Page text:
A lot less money is being spent on simple ether and ERC-20 wallet transfers than in December and January.
In the meantime, ether (ETH) has lost 36% of its value since November. This is because of the recent market crash. Even though transaction fees, decentralized finance trading volume, and borrowing rates across lenders have been important, it has been the network activity that has been the most important.
A lot less money is being spent on simple ether and ERC-20 wallet transfers than in December and January. If you want to transfer money from one wallet to another, this is a more complicated process. Here, a person is swapping one asset for another and paying just 0.0064 ETH ($20.04) in transaction fees. In March of last year, a different person spent 0.04 ETH ($125.18) on a similar transaction. This transaction was more than six times more expensive than the one on February 15.
The comparison is, of course, not apples to apples, because contracts become more gas efficient over time and there are different levels of activity during the day. However, studying the comparison can show how much transaction costs have gone down.
How EIP 1559 has affected fees on Ethereum
As of early August 2021, EIP 1559 was turned on. Every block now has a set base fee in ether that must be paid to be included in a block. They can only be changed by 12.5 percent up or down after each block, depending on whether the gas target set by Ethereum core developers was met or not. This is to keep the base fees from changing too much.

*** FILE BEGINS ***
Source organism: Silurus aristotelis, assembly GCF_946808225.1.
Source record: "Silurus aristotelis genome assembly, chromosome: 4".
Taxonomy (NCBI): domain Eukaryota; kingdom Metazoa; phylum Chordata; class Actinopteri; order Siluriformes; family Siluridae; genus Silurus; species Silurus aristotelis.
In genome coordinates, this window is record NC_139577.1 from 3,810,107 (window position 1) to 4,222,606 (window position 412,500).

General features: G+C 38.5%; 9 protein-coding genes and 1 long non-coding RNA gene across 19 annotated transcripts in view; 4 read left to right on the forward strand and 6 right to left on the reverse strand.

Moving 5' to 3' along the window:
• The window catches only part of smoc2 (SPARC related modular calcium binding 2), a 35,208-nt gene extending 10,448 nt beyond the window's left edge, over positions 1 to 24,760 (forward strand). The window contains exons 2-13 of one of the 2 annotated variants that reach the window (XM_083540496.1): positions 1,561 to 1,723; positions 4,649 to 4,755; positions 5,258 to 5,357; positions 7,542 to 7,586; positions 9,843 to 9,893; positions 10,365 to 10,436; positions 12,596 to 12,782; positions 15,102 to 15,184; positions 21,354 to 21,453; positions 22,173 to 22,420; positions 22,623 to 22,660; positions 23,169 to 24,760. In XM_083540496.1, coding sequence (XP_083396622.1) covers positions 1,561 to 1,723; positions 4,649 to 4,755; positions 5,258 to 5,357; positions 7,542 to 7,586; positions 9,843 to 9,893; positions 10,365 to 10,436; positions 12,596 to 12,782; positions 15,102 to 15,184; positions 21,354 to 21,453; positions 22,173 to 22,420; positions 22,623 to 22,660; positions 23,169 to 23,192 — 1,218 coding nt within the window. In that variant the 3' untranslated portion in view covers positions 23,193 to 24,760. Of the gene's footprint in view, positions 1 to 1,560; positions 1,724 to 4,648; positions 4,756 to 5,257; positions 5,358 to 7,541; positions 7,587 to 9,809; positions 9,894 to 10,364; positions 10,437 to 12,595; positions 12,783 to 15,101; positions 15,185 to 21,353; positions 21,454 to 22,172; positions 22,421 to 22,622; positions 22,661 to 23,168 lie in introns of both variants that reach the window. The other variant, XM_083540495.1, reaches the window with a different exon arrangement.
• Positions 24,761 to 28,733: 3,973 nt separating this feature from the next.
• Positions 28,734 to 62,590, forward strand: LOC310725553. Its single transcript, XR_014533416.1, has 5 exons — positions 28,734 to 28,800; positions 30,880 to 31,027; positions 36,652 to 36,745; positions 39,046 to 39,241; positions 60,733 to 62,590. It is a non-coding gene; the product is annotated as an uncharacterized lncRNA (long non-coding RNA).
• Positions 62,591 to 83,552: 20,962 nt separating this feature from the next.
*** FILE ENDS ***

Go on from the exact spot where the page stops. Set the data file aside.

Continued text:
Every time a transaction is made, the base fee is sent to a burn address. This is a way for the native asset, ether, to act almost like gas in a car. There are a lot of reasons why this is important. First, the burn counteracts inflation caused by block rewards and helps keep both the Ethereum network and its native asset alive.
It has done this to protect itself from having transaction fees go through the roof in a short amount of time because of non-fungible token (NFT) mints or token launches. Because of that, transaction fees can rise for weeks or even months at a time when there isn’t a lot of activity. Read more: Introduction to Cryptocurrency
The charts below show that there has been a lot less volatility this year. They also show that gas prices have been dropping month over month and that daily transactions have been going down since November of last year. This has a bigger impact on the network because fees aren’t burned as quickly and ether prices go up, which has only happened two other times since EIP 1559 was put in place.
Falling transaction fees are good for users, but they may not be good for the network as a whole. Read also; How Much to Invest in Cryptocurrency, According to 5 Experts
Network activity will always be linked to the price of crypto assets. But if there is a strong connection between the two, it could mean that most Ethereum applications are focused on asset speculation rather than real-world use, through decentralized products like insurance, gaming, payments, and more.